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Shelters lack backup power
Generators for 32 special needs sites may still not be ready for next hurricane season.
By DAVID DeCAMP, Times Staff Writer
Published December 12, 2007
Facing a shortage of hurricane shelter space for people with medical problems, Florida lawmakers set aside $52.8-million last year to buy big generators to power air conditioning and life-support equipment.
All 52 of the generators were to be installed by June 1 to meet the start of this year's hurricane season. But today, not one is up and running.
And at least 32 locations - including sites in Hernando, Pasco and Pinellas counties - most likely will not be ready when next year's hurricane season starts. Further, state emergency management officials say finishing the project will cost another $51.5-million, almost doubling the initial request.
"What an embarrassment it would have been had we been hit with a major storm with these generators sitting in a warehouse," state Sen. Mike Fasano, R-New Port Richey, said Tuesday.
Fasano, chairman of a Senate appropriations committee, will have a hearing Thursday in Tallahassee to seek answers from Florida's Division of Emergency Management.
Lawmakers allotted money for the program in the wake of multiple hurricanes that ravaged Florida in 2004 and 2005.
The money was to pay not only for installing the generators, but also the first tank of diesel fuel and maintenance for five years. Unlike standard shelters, all special-needs shelters must have backup power.
With $4.8-million from the bill, the state has helped pay for generators at nine locally managed projects that were already in the works, including the Sun Dome at the University of South Florida in Tampa.
In November 2006, the state began ordering the 52 generators, costing nearly $16-million, said Danny Kilcollins, the state's manager of shelter programs. But construction for the first site, a school in Leon County, started this September - well past the completion deadline for every project.
"We took every step to try to meet that deadline," Kilcollins said.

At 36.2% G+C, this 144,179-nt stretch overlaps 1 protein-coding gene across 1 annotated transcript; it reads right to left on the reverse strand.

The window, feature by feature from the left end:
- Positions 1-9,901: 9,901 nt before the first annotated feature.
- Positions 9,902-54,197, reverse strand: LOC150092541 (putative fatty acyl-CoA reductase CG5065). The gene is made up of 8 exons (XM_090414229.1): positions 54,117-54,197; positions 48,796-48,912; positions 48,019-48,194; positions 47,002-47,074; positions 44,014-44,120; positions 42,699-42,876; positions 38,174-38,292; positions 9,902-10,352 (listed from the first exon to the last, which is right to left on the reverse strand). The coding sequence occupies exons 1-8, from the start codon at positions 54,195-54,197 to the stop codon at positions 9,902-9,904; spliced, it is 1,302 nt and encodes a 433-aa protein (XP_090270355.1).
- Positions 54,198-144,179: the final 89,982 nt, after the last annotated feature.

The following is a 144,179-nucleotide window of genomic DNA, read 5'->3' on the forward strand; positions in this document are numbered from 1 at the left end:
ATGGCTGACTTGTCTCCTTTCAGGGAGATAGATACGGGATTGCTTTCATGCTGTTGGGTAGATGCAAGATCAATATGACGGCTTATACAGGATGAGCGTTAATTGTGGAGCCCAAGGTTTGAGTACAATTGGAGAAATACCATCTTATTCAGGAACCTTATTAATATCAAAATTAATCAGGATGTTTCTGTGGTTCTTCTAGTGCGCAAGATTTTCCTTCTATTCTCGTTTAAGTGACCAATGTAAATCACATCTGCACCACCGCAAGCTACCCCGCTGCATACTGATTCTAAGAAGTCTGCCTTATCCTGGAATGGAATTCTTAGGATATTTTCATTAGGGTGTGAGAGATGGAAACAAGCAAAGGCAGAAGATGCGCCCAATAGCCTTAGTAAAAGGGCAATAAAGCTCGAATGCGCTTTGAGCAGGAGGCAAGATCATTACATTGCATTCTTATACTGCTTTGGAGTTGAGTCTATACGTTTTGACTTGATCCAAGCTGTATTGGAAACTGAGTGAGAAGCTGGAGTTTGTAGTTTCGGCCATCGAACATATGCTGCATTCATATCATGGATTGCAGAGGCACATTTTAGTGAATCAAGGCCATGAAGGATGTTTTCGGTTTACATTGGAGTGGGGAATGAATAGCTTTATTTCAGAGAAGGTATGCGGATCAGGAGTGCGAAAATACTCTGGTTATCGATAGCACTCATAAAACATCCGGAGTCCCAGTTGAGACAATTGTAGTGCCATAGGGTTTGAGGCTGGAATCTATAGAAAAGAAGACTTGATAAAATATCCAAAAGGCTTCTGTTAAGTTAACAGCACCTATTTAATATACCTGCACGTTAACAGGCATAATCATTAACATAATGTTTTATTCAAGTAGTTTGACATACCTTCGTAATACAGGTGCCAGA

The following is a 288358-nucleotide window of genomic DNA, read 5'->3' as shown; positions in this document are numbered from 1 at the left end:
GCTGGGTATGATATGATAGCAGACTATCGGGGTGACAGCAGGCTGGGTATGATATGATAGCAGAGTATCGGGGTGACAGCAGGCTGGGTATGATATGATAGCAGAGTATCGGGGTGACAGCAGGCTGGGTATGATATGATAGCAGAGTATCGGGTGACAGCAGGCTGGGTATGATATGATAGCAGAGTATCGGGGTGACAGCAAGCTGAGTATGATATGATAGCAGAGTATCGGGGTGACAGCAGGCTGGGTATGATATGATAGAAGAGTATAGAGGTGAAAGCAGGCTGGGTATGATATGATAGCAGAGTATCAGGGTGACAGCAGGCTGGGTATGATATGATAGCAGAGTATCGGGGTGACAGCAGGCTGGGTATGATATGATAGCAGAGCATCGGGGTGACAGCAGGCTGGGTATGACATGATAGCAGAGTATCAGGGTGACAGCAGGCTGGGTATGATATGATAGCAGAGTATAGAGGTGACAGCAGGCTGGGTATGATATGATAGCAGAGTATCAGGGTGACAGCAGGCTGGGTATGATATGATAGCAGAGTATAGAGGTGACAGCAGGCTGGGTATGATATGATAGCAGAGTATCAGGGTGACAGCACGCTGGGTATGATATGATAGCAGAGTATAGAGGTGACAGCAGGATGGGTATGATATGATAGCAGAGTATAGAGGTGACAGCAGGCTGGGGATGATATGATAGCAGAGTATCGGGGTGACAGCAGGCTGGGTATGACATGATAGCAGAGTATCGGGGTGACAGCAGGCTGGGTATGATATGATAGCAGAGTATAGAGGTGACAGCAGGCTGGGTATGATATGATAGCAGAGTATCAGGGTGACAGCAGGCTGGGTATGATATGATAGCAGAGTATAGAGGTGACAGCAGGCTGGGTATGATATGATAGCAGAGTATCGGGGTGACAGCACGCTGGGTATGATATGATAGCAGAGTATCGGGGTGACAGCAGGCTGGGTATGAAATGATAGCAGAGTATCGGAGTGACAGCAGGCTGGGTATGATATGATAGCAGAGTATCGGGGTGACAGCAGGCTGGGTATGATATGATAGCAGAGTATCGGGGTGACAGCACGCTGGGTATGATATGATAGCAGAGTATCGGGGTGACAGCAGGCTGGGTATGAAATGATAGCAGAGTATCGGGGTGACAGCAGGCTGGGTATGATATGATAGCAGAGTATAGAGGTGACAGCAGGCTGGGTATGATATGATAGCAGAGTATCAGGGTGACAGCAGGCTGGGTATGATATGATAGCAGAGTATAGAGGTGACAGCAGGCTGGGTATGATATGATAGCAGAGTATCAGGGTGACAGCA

It appears the state underestimated the cost of installing the generators in hardened enclosures. For example, construction costs amount to $3.5-million of the nearly $4.5-million cost at Wiregrass High School in Pasco County.
Kilcollins said the state was able to get an accurate cost in only the past year as it worked with county officials to calculate construction costs. If Florida is hit by disaster, he said, the state can send out the generators from their storage location in Ocala.
Kilcollins said the state has only enough money remaining - $33-million - for generators at 16 locations, including Wiregrass in Pasco and Dunedin Middle School in Pinellas. If costs don't rise and saving are found, Kilcollins said, there might be roughly $3-million for a couple more locations.
The agency has also asked Gov. Charlie Crist to include $51.-5-million in the next budget to complete the remaining locations. But even if it's approved in a year in which the state is in a budget crisis, the money would not be available until July 1, a month after the start of hurricane season.
The fund shortfall miffed Fasano, because he said the Legislature set aside exactly the money the emergency management officials asked for.
"It's been a year and a half since the dollars were allocated, and we're just hearing about the problems now," Fasano said.
The generator projects delayed across Florida include Wesley Chapel High School in Pasco, Oak Grove Middle School in Pinellas and the Challenger school in Hernando County. Kilcollins said the state did the highest-priority locations first.
In Pasco County, the county has 1,100 spaces for more than 2,000 people on its special-needs registry, county emergency management director Jim Martin said. The project at Wiregrass will allow 600 more spaces using the largest single generator in the program.
But that means there will be a 300-space deficit without the state meeting its target to get the Wesley Chapel site operating.
The June 1 deadline to have all the generators installed "was probably ambitious, but certainly realistic," Martin said.